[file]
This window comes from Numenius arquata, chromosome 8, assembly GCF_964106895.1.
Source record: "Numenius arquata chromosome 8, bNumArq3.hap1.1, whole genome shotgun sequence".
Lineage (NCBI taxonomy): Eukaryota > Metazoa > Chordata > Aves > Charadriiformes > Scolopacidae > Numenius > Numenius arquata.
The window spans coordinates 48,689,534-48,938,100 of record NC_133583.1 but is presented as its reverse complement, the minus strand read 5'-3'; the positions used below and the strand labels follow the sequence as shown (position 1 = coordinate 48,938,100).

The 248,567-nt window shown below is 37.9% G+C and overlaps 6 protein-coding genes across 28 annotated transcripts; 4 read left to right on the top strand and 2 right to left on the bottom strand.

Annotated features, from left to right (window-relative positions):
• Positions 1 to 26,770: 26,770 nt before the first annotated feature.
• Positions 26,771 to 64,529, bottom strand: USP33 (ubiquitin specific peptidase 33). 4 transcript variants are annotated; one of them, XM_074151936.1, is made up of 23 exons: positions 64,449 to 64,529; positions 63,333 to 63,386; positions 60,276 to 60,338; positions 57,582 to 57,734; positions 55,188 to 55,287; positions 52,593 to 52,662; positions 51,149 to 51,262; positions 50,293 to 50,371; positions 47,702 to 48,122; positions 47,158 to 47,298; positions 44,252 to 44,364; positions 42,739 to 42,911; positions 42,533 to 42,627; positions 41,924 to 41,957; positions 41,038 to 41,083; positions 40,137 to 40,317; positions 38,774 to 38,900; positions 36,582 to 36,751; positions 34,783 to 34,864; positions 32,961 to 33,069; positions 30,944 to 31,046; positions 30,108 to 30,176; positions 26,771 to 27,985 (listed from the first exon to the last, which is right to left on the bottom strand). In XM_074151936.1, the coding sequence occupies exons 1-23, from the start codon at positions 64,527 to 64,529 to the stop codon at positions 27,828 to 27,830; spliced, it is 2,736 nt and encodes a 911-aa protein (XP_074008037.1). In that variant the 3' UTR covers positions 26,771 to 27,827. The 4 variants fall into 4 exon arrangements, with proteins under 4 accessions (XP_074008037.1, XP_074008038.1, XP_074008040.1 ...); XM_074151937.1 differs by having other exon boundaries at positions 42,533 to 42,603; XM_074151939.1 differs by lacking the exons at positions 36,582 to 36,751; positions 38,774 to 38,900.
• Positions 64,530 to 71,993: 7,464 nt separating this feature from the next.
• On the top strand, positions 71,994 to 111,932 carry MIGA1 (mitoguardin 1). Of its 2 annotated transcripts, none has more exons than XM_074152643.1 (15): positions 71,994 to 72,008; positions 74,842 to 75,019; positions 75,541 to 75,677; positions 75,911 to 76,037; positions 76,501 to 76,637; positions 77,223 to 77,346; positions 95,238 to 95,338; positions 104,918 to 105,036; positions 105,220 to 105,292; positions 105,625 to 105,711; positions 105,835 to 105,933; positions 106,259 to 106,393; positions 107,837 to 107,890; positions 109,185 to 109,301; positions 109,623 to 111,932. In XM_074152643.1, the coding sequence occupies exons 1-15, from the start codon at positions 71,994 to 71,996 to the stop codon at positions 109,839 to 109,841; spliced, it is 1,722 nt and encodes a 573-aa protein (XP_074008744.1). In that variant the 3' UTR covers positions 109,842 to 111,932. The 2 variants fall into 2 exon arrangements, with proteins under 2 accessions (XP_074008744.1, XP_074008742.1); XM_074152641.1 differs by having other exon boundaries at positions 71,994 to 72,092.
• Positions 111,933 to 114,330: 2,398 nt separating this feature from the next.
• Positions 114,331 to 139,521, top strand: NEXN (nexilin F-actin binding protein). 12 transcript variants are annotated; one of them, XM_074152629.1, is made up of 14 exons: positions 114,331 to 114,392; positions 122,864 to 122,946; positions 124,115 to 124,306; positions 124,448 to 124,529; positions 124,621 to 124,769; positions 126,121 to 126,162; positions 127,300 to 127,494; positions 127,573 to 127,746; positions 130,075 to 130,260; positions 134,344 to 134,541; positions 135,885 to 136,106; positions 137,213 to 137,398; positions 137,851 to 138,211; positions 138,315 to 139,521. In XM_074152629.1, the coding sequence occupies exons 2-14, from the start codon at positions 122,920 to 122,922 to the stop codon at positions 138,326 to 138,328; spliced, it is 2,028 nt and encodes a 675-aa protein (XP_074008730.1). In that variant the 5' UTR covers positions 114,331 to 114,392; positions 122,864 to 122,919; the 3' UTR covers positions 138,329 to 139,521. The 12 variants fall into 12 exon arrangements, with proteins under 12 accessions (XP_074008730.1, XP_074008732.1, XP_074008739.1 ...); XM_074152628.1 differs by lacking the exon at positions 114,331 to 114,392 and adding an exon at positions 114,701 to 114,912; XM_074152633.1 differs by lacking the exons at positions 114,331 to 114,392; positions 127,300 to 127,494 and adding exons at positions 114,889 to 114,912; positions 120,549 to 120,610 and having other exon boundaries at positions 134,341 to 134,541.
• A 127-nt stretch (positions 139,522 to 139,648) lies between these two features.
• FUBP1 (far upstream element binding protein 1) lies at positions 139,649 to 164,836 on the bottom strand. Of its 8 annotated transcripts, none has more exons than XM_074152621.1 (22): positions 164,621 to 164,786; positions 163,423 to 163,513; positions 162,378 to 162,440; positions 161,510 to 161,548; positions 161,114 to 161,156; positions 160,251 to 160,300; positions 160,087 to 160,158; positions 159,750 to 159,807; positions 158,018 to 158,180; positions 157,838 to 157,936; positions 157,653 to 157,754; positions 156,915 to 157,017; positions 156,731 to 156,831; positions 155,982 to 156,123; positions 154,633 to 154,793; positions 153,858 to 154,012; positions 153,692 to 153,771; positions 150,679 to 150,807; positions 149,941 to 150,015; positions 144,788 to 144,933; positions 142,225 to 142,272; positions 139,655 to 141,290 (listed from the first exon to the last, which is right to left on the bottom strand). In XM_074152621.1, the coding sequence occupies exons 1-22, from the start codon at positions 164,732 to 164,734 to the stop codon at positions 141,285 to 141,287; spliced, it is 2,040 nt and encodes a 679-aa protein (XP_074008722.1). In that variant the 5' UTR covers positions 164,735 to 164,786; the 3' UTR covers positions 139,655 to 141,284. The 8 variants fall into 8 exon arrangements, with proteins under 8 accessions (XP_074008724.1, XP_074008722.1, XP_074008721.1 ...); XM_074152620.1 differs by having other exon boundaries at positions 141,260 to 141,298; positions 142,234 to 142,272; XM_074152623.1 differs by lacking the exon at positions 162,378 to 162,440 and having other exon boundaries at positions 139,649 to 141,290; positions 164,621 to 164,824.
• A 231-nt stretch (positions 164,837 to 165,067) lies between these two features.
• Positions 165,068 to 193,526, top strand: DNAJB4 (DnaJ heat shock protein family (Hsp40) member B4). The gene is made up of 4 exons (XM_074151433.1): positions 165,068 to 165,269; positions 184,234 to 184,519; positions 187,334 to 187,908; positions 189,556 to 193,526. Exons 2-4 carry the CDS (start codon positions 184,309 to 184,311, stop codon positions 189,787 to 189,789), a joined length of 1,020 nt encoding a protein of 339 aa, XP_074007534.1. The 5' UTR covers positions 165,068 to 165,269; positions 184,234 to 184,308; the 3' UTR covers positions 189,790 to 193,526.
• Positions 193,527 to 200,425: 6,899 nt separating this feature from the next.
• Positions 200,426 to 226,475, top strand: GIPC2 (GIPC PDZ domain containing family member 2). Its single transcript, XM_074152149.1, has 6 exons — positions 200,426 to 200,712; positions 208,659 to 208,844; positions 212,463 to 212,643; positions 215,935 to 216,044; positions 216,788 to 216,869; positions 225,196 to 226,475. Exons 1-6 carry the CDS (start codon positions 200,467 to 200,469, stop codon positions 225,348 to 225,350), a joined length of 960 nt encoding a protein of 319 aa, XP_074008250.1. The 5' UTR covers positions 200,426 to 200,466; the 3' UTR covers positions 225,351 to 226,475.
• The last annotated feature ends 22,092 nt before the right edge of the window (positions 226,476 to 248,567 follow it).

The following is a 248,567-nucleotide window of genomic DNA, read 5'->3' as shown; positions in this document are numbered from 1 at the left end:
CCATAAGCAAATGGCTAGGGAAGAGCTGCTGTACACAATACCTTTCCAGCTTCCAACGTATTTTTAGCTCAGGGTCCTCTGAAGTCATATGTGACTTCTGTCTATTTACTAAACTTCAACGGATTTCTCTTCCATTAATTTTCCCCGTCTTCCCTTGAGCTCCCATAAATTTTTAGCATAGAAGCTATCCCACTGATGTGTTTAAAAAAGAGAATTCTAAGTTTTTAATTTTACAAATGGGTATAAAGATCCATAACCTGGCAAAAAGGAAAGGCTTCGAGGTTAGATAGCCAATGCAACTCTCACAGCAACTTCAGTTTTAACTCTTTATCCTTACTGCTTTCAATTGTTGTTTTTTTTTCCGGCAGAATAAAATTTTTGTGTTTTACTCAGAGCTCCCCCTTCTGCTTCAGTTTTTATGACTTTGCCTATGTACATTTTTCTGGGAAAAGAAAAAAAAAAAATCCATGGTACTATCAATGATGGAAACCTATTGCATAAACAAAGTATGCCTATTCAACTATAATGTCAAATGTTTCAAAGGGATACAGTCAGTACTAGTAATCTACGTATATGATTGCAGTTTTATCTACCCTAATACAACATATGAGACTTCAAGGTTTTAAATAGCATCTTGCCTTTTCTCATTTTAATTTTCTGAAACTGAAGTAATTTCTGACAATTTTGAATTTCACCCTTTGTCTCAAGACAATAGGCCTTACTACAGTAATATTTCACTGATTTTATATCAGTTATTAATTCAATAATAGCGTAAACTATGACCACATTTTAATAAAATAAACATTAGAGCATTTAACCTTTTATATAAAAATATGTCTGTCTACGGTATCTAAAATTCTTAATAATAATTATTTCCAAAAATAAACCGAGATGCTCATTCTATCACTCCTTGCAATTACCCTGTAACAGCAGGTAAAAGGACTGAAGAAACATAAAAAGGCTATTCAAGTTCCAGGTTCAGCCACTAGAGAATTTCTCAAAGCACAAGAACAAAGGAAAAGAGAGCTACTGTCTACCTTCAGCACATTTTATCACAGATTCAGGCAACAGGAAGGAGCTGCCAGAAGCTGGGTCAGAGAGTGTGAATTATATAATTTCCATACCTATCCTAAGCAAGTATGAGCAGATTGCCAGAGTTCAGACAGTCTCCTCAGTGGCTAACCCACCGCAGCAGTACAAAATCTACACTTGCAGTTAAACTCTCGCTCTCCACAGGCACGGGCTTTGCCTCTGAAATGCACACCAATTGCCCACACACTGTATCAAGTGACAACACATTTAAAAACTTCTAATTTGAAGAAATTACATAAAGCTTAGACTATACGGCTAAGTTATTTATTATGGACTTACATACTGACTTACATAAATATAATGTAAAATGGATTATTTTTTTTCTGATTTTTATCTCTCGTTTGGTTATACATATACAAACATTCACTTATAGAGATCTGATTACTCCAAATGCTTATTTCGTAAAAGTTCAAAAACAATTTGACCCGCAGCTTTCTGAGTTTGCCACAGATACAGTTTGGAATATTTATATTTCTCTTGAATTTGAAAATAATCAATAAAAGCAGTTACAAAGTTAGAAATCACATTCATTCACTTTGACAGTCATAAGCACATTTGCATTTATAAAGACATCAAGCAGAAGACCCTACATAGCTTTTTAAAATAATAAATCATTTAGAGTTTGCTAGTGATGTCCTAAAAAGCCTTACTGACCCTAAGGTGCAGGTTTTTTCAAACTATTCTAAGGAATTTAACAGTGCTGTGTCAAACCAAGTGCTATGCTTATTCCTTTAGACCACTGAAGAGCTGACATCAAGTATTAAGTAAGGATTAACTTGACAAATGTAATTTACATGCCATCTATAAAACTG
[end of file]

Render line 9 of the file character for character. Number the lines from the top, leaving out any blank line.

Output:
• Positions 64,530 to 71,993: 7,464 nt separating this feature from the next.